Johnson City Press Wednesday, July 23, 2014

Local News

Work continues on downtown project to increase sewer capacity

March 12th, 2012 8:34 am by Gary B. Gray

Work continues on downtown project to increase sewer capacity

Residents, visitors and passers-by have probably noticed an increasing number of bright orange signs downtown citing closed roads and downtown detours that guide motorists around the nearly $3.9 million Downtown Brush Creek Sanitary Sewer Interceptor Project.
On Friday, crews with Johnson City’s Thomas Construction Co. employed heavy equipment to make way for a new sanitary sewer interceptor that will run under the Norfolk Southern railroad tracks into Brush Creek. A large area is blocked for construction just off East King Street between Elm and North Roan streets for that purpose.
“The new line, which will increase capacity, is captured from the East Tennessee State University/Johnson City Medical Center area and will flow to the Brush Creek Wastewater Treatment Plant,” said Neal Whitten, Water and Sewer Services assistant director. “It’s a challenging construction project, because of existing rock in the area, dealing with the railroads and with street traffic.”
In November, Mayor Jeff Banyas signed off on the construction contract, and the project — which is not part of the city’s long-term stormwater plan — kicked off in mid-December. Substantial completion is projected for mid-September of this year.
“This does not deal with the city’s stormwater plan, but it does need to be done before any major stormwater work begins so we can be out of the way,” Whitten said. “This is the third major phase of interceptor replacement that’s been taking place over the years. We’re still working on future phases. The next logical phase will be to start to the east of Broadway Street and continue all the way to the Brush Creek Wastewater Plant. It’s a significant link to replace, but we have not determined if we will do it all in one project or in multiple stages.”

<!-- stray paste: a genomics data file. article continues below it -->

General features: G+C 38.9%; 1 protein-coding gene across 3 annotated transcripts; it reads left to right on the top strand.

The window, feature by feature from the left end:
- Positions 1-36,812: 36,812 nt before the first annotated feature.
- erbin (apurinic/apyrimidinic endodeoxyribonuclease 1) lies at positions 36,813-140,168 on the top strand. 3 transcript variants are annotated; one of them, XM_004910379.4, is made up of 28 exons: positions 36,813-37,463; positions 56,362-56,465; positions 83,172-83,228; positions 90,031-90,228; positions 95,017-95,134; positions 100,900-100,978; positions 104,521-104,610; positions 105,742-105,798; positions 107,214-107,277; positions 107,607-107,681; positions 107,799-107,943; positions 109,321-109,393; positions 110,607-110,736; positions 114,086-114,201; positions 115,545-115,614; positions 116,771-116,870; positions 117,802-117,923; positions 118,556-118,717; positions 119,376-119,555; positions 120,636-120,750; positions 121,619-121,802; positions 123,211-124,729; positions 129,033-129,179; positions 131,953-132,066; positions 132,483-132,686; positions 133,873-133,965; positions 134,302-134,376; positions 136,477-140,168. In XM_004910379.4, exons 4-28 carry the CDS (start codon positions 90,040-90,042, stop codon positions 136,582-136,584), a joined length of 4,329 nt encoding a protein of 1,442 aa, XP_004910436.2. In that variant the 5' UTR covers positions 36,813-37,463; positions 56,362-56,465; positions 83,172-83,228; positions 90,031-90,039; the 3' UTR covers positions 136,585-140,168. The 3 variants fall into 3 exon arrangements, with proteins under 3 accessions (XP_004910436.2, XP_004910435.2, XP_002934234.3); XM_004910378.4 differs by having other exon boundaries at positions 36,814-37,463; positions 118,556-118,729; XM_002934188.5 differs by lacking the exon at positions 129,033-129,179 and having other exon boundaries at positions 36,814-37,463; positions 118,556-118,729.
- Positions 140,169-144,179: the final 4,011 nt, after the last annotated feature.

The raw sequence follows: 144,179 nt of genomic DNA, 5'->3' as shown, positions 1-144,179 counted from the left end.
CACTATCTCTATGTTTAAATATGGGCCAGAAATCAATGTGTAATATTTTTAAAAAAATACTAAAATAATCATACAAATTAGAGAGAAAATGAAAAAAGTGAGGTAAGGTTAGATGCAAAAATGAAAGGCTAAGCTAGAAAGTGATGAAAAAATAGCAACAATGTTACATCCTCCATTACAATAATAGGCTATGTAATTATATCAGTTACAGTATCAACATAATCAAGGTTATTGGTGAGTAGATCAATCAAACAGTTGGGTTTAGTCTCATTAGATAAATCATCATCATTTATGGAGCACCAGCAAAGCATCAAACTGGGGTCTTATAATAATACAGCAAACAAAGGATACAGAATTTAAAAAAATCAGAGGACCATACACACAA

This interceptor project is a bond-funded replacement of an aging sewer line that is taking place mainly west of the railroad tracks downtown that run north and south. The existing interceptor will remain in operation with the new line serving as a substantial supplement.
An interceptor is a large-diameter sewer designed to catch flow in a large geographic area.
The projected route runs to the west of the railroad tracks downtown and follows East King, North Commerce and Lamont streets. It will include the placement of more than 3,600 feet of a 42-inch interceptor, more than 270 feet of a 30-inch interceptor, 2,400 feet of a 12-inch waterline, 22 manholes and extensive railroad work and permitting.
Johnson City’s Tysinger Hampton & Partners performed the engineering, and the contract resulted largely on approval of that design. These areas are served by two major wastewater interceptors that converge into a single line in the downtown area. The present line serving this is undersized and in need of replacement, especially in conjunction with the proposed drainage improvements in the area.
The project was identified in a 2008 study as a priority for the city. The existing sanitary sewer interceptor along Buffalo Street was one of the lines with capacity issues, and a 2006 evaluation showed portions of the line were running at nearly full capacity during dry weather periods.
Meanwhile, a bit of history was revealed early this week when crews working at North Roan and King streets unearthed trolley track lines dating back to the late 1800s. Much of the old line that supported the Johnson City & Carnegie Street Railway was removed long ago.
The railway was organized in 1890 and later replaced in 1902 by the Johnson City Traction Co., which repaired motors for trolleys serving the city from the early 1900s until 1930.
Trolley operation represented one of the many developments during the boom period in the 1890s to develop Johnson City as the premiere city of the South. The cars used to leave downtown and go to Carnegie by way of Roan Street and Watauga Avenue. At Carnegie, passengers could get transfers to take them to the lake by Oakland Avenue then dubbed Lake Watausee.

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